One phrase emerged strongly this spring: “stay at home.” By now, many of us have had time to reflect on our lives, where we have been placing our attention and how we have been directing our life force. These insights are like jewels shining in the shadows of COVID-19.

For Esalen faculty, human rights photographer and filmmaker Phil Borges, who leads Psychological Crises and Spiritual Awakening, July 17-19 at Esalen, the global pandemic has also been a time to revisit his 2017 documentary CRAZYWISE in which he chronicles how indigenous cultures manage crises differently from the West.

Phil shared his work with Esalen in summer 2019 during a compelling Conversations on the Edge event. In reexamining his work, he leans into his 30 years of creating human rights stories in indigenous and tribal cultures, where he often found that other cultures hold valuable insights for crisis management, whether it be psychological, spiritual or cultural.

"What I’ve seen is that there is a lot of intimacy between individuals in tribal communities," Phil says. "Everybody knows one another. They have to rely on each other’s cooperation and good relationships. We can learn from these cultures because we are naturally wired for that intimacy and connection."

Phil shares more with Esalen News.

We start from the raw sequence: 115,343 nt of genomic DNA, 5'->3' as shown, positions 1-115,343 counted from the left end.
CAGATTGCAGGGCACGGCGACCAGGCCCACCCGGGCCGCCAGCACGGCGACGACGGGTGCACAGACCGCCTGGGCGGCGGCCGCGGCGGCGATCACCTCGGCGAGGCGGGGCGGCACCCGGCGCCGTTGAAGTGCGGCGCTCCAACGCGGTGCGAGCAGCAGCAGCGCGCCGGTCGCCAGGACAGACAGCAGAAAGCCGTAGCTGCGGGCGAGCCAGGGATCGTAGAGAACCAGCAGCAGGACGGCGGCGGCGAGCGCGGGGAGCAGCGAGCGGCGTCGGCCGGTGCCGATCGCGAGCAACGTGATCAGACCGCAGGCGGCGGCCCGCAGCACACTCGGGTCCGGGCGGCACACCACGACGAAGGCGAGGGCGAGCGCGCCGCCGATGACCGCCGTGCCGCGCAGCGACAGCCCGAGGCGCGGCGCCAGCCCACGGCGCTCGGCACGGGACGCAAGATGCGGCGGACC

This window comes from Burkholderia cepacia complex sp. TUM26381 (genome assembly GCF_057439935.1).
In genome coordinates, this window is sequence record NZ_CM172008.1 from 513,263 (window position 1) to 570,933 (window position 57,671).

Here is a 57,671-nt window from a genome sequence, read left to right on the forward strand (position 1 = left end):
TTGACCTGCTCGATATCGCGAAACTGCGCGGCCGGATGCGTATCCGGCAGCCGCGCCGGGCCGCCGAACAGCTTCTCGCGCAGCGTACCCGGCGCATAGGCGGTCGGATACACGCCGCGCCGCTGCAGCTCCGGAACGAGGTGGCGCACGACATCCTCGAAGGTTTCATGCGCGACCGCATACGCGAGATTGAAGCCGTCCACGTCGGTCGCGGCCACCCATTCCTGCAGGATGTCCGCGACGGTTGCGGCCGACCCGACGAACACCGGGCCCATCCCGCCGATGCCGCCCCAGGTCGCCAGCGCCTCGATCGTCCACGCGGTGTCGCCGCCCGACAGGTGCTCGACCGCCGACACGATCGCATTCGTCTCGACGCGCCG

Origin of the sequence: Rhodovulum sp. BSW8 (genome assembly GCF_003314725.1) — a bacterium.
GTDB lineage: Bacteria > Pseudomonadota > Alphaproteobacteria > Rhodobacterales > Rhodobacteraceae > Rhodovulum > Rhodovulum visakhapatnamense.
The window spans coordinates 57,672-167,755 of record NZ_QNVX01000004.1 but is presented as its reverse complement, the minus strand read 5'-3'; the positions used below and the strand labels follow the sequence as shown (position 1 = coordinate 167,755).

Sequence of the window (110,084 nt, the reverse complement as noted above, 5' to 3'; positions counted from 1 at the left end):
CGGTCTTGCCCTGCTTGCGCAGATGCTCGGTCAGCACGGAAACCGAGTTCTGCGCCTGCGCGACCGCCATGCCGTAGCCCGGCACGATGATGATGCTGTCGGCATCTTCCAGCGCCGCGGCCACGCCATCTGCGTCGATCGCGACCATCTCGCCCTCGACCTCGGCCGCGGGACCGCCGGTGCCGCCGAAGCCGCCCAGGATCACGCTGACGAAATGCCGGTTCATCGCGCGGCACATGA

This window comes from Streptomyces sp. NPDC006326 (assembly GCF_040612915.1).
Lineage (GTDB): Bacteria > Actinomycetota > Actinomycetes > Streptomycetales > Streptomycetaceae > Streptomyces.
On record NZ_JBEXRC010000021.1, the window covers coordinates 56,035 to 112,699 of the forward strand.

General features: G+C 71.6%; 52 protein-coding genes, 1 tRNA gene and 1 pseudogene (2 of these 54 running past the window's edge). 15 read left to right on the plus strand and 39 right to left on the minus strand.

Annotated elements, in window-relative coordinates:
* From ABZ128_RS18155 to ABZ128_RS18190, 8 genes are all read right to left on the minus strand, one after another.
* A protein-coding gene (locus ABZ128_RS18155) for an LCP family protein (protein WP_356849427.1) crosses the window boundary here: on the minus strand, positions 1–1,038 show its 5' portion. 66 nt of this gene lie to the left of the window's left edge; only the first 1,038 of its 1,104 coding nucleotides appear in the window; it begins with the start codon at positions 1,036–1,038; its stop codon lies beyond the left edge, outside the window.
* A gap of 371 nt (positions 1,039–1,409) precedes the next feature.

Esalen News: What lesson is this time in history attempting to teach us?

Phil Borges: When I take things for granted, whatever I think will always be there, may be taken away—and it shocks me into the realization of impermanence. Being forced to stay in one place and slow down has now allowed me to reflect and realize how fast and frenetic my life was moving. Sometimes when you stay so busy you don’t create time to do that.

In that way, the pandemic brought me a gift. It certainly has been a gift for our planet. I think any crisis, be it personal or societal, offers an opportunity. On a cultural level, the fact that we are not burning fossil fuel right now is a blessing. There are people in China in their thirties who are seeing stars for the very first time. In a way, this is a health-restorative event for the planet.